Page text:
Wednesday, 4 May 2016

Pedigree Charts Intro with Y12

Today Year 12 learned about pedigree charts. To start with they each picked a cat and colored in the nose either pink or brown, and gave their cats a name. As they finished I put them up in a pedigree chart, to show the relationships between each of their cats. 

I thought this might be a good way to introduce pedigree charts. We did a 'mini whiteboard quiz' where I asked who the parents of Ziggy were, who the two grandparents of Nala and Mufasa were, etc.

On the side of the board I also drew the squares and circles used in pedigree charts to represent male and females. Then I colored in the symbols depending on whether the cats had a pink or red nose. 

The questions in the whiteboard quiz became harder; which trait is most likely recessive? (Brown, because Churry and King have pink noses but their offspring Jerry has a brown nose. Meanwhile, Lilo and Junior both have brown noses, and only produced brown-nosed Ziggy and Simba). What are the genotypes of Brown and Cat? Etc. 

Once we started to try and work out genotypes based off relationships and offspring/parents, students became a little more confused. We moved on to some activities on my genetics website and I moved around, trying to help. 

I thought I would try to show my thought process while working out genotypes based on phenotypes in pedigree charts:

IF pink noses were recessive, Churry and King would both be homozygous recessive; nn. How, then, could they have produced brown-nosed Jerry, when neither of them has a dominant allele to pass on? They couldn't!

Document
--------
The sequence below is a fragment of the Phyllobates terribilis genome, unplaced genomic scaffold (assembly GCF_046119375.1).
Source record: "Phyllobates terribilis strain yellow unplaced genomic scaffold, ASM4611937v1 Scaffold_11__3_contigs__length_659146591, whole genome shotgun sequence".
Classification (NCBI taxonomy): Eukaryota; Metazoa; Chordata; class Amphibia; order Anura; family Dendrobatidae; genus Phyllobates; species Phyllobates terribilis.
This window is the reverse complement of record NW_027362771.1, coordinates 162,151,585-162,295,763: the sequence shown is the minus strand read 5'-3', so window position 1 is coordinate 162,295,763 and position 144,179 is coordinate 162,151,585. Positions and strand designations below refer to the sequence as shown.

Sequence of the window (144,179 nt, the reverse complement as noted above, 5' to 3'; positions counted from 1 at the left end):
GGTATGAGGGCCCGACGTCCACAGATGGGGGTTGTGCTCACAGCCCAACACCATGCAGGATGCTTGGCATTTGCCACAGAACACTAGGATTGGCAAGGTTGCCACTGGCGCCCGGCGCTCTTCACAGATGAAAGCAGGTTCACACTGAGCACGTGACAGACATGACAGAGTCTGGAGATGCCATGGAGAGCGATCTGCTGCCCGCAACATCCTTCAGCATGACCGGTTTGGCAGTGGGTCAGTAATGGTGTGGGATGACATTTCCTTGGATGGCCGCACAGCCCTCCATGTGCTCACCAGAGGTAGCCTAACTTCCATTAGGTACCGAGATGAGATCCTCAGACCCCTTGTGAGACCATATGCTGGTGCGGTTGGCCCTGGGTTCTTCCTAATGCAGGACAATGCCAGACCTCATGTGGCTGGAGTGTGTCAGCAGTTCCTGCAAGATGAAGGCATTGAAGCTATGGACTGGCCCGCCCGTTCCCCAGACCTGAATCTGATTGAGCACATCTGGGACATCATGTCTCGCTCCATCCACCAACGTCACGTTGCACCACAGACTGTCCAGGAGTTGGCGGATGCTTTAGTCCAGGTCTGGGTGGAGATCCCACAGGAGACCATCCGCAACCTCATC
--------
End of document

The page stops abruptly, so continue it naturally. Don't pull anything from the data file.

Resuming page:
Therefore, brown noses must be recessive. 

That means Jerry must be nn, because Jerry has a brown nose. 

Where did Jerry get his two recessive nn alleles from? Both of his parents must carry at least one recessive allele. They must be ?n,

What is their other allele?

Jerry's parents Churry and King both have pink noses, the dominant colour. They must have at least one dominant allele, to have pink noses. That means their other allele must be N. 

Therefore both Churry and King are heterozygous; Nn. Both parents are showing the dominant phenotype, but must also carry a recessive allele each to produce children with both pink and brown noses:

To produce both phenotypes, both parents must be heterozygous. If they were both NN, then 100% of their children would also have the dominant trait of pink noses. 

As you can see, Churry and King produced offspring with both pink and brown noses. The offspring with pink noses (Bestfriend Stealer and Tom) could be NN or Nn - we will have to see what their  genotypes are based on their own offspring! 

Hopefully this blog post helped people learn how pedigree charts can reveal genotypes, as well as relationships between individuals. Maybe you can even work out Bestfriend Stealer's genotype, based off her offspring Nala and Mufasa's phenotypes!